According to §6.4.2, “Obscuring,” of the JLS [JLS 2013],

  • A simple name may occur in contexts where it may potentially be interpreted as the name of a variable, a type, or a package. In these situations, the rules of §6.5 specify that a variable will be chosen in preference to a type, and that a type will be chosen in preference to a package.

This implies that a variable can obscure a type or a package, and a type can obscure a package name. Shadowing, on the other hand, refers to one variable rendering another variable inaccessible in a containing scope. One type can also shadow another type.

No identifier should obscure or shadow another identifier in a containing scope. For example, a local variable should not reuse the name of a class field or method or a class name or package name. Similarly, an inner class name should not reuse the name of an outer class or package.

Both overriding and shadowing differ from hiding, in which an accessible member (typically non-private) that should have been inherited by a subclass is replaced by a locally declared subclass member that assumes the same name but has a different, incompatible method signature.

Noncompliant Code Example (Field Shadowing)

This noncompliant code example reuses the name of the val instance field in the scope of an instance method.

class MyVector {
  private int val = 1;
  private void doLogic() {
    int val;
    //...
  }
}

The resulting behavior can be classified as shadowing; the method variable renders the class variable inaccessible within the scope of the method. For example, assigning to this.val from within the method does not affect the value of the class variable.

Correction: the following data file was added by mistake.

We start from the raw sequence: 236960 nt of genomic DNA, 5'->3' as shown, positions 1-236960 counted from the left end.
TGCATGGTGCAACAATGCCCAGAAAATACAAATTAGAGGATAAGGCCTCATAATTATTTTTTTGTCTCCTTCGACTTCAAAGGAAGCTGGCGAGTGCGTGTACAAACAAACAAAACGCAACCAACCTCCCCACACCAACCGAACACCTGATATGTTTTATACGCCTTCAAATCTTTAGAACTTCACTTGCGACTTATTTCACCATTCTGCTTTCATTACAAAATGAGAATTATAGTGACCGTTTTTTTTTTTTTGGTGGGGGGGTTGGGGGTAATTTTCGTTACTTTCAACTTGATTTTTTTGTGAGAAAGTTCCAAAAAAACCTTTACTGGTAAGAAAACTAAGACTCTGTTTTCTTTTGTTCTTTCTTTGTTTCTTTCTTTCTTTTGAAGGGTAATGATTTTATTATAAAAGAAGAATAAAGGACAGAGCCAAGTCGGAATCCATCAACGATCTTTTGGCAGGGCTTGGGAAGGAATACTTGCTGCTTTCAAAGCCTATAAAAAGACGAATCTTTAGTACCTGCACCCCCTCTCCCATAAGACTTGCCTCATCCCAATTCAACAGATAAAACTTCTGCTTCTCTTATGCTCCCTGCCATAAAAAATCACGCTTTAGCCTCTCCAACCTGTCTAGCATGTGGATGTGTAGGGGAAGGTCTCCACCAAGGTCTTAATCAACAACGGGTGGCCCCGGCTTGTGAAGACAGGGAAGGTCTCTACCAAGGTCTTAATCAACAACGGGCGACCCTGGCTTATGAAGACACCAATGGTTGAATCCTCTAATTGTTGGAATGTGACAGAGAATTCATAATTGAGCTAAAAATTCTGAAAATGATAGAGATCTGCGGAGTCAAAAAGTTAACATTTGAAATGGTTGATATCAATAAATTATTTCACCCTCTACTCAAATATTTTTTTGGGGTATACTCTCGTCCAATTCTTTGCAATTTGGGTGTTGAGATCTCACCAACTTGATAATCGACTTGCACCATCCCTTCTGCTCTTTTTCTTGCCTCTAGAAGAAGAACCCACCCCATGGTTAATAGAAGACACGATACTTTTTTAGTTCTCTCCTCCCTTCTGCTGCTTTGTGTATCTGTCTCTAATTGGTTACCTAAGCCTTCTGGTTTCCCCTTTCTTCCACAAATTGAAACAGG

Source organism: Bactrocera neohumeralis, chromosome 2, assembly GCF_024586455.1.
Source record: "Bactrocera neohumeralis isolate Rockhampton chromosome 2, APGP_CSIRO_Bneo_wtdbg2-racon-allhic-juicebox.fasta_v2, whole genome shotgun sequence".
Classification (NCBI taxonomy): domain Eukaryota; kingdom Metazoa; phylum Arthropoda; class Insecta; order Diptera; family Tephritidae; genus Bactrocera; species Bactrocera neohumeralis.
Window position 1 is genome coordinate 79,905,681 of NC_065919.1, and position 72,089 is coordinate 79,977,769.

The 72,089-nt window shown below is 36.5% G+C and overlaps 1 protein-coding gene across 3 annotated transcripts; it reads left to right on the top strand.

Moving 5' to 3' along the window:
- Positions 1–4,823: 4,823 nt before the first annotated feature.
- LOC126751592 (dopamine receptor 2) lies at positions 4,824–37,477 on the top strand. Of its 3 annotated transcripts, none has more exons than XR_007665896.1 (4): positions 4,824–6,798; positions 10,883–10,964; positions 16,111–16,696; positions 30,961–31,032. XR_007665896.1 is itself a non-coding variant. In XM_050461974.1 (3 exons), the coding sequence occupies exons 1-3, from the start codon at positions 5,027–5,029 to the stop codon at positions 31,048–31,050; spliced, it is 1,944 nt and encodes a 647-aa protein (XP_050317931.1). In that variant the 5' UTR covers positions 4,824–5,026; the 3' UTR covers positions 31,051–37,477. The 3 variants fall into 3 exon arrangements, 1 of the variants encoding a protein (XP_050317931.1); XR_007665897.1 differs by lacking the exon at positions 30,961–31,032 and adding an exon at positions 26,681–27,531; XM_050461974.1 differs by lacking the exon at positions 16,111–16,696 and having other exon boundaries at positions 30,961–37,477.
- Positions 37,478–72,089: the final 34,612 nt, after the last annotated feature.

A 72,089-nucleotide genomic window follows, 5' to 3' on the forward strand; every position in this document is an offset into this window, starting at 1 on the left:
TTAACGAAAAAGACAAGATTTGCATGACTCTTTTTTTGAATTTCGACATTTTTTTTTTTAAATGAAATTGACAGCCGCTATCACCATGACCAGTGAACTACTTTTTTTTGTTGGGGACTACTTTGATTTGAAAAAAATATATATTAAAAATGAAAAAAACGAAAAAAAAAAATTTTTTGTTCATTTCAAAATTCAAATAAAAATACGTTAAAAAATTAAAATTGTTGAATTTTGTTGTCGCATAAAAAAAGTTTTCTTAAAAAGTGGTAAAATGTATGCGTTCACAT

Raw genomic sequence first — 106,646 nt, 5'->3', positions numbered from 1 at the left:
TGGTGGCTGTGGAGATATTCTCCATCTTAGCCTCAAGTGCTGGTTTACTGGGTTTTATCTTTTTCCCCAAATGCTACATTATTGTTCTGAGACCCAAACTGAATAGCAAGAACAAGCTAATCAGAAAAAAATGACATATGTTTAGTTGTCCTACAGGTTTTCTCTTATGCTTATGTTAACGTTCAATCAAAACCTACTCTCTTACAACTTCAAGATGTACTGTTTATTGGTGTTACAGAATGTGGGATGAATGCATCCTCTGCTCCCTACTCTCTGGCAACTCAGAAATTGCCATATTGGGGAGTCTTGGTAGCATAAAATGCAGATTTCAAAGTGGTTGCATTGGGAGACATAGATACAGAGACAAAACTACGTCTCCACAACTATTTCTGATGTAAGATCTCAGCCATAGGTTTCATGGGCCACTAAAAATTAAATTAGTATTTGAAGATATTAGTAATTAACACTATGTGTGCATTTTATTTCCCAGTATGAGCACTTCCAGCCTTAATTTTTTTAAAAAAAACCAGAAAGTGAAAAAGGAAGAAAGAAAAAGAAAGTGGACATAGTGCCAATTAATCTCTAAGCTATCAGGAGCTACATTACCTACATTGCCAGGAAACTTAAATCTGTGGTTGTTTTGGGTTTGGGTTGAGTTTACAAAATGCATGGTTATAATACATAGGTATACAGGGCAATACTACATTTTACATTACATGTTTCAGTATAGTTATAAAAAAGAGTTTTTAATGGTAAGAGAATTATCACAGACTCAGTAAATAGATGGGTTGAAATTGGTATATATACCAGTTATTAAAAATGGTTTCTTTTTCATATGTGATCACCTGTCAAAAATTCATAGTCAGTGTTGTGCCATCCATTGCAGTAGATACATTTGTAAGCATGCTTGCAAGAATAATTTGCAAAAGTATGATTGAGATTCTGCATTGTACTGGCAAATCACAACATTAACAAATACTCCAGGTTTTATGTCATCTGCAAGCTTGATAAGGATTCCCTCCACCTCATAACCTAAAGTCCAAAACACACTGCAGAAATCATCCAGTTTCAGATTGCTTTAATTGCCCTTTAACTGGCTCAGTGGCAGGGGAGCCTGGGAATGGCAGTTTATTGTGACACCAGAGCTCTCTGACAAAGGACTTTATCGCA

Compliant Solution (Field Shadowing)

This compliant solution eliminates shadowing by changing the name of the variable defined in the method scope from val to newValue:

class MyVector {
  private int val = 1;
  private void doLogic() {
    int newValue;
    //...
  }
}

Noncompliant Code Example (Variable Shadowing)

This example is noncompliant because the variable i defined in the scope of the second for loop block shadows the definition of the instance variable i defined in the MyVector class:

class MyVector {
  private int i = 0;
  private void doLogic() {
    for (i = 0; i < 10; i++) {/* ... */}
    for (int i = 0; i < 20; i++) {/* ... */}
  }
}

Compliant Solution (Variable Shadowing)

In this compliant solution, the loop counter i is only defined in the scope of each for loop block:

class MyVector {
  private void doLogic() {
    for (int i = 0; i < 10; i++) {/* ... */}
    for (int i = 0; i < 20; i++) {/* ... */}
  }
}

Applicability

Name reuse makes code more difficult to read and maintain, which can result in security weaknesses. An automated tool can easily detect the reuse of identifiers in containing scopes.

Bibliography

[Bloch 2005]

Puzzle 67, “All Strung Out”

[Bloch 2008]

Item 16, “Prefer Interfaces to Abstract Classes”

[Conventions 2009]

§6.3, “Placement”

[FindBugs 2008]

DLS, “Dead store to local variable that shadows field”

[JLS 2013]

§6.4.1, “Shadowing”

§6.4.2, “Obscuring”

§7.5.2, “Type-Import-on-Demand Declarations”